Taking this discussion in a strange direction. Maybe make a regenerative braking system by epoxying a bunch of super magnets to the brake drum/rotors and getting a coil near it so when you want to slow down you connect the coils through a bridge rectifier to your battery so it can help make up for the missing alternator. I think the extra weight of gluing 10 neodymium magnets to each rotor and a series of probably 6-8 coils on the backing plate would not be bad, maybe 10lbs total for all 4 wheels. It might be able to get 10-40 amps of current when the coils are connected. The noise generated from the coils when they are on would definately kill your radio reception though. This could be wired to a button or 4 so when you want to slow down faster than normal coasting you hit as many as you need to slow down with. An alternate way of activating them would be raise your brake pedal a half inch or so and set it so the extra travel trips the switches in sequence so you could use your brake pedal lightly to slow down/regen braking and if you need real brakes just push it farther.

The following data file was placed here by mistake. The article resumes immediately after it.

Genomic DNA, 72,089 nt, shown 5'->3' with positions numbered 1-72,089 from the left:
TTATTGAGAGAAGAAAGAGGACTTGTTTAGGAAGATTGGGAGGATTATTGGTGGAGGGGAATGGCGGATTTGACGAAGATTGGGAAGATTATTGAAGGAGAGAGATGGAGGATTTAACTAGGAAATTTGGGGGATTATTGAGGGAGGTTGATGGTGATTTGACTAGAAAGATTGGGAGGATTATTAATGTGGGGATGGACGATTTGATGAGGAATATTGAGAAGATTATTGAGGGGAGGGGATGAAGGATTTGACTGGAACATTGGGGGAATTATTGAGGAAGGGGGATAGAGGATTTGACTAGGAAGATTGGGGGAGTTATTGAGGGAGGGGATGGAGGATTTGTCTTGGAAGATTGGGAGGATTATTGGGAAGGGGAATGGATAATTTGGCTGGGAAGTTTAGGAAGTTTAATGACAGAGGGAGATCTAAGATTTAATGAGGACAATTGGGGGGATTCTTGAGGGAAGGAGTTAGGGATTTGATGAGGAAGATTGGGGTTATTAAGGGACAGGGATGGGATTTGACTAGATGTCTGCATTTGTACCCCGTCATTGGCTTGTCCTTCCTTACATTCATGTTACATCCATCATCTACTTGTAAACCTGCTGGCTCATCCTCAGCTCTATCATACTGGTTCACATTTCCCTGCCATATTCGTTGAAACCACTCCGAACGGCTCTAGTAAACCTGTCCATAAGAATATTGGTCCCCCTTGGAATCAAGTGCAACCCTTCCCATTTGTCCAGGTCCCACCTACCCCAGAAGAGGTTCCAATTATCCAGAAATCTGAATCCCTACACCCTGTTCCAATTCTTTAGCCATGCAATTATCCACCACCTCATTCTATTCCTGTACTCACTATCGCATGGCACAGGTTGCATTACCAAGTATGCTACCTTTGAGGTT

I know, I know, I'm nuts but at least I sound like I know what I am talking about
You could use regen braking , and do it a much simpler way.(an alt wont provide much braking effect)
By placing a pulley on a driveshaft you can run an alternator easily.
They do this on rear drive prop shafts in RWD hot rods when they want the alt out of the engine bay.
They put them down near the diff's and run a small belt off the propellor shaft diff flange.
Works fine , but the alt is in a more hostile envornment (no bush bashing) so they can get damaged a little easier.
But assuming you have a FWD car the alt can be mostly still in the engine bay , nice and safe.
You can also switch the alt on and off when required manualy , but if you had it switched by a vacuum switch it could be set to charge only when idling , of course no charge when your sitting still , but there would be when your coasting up to a stop light for example.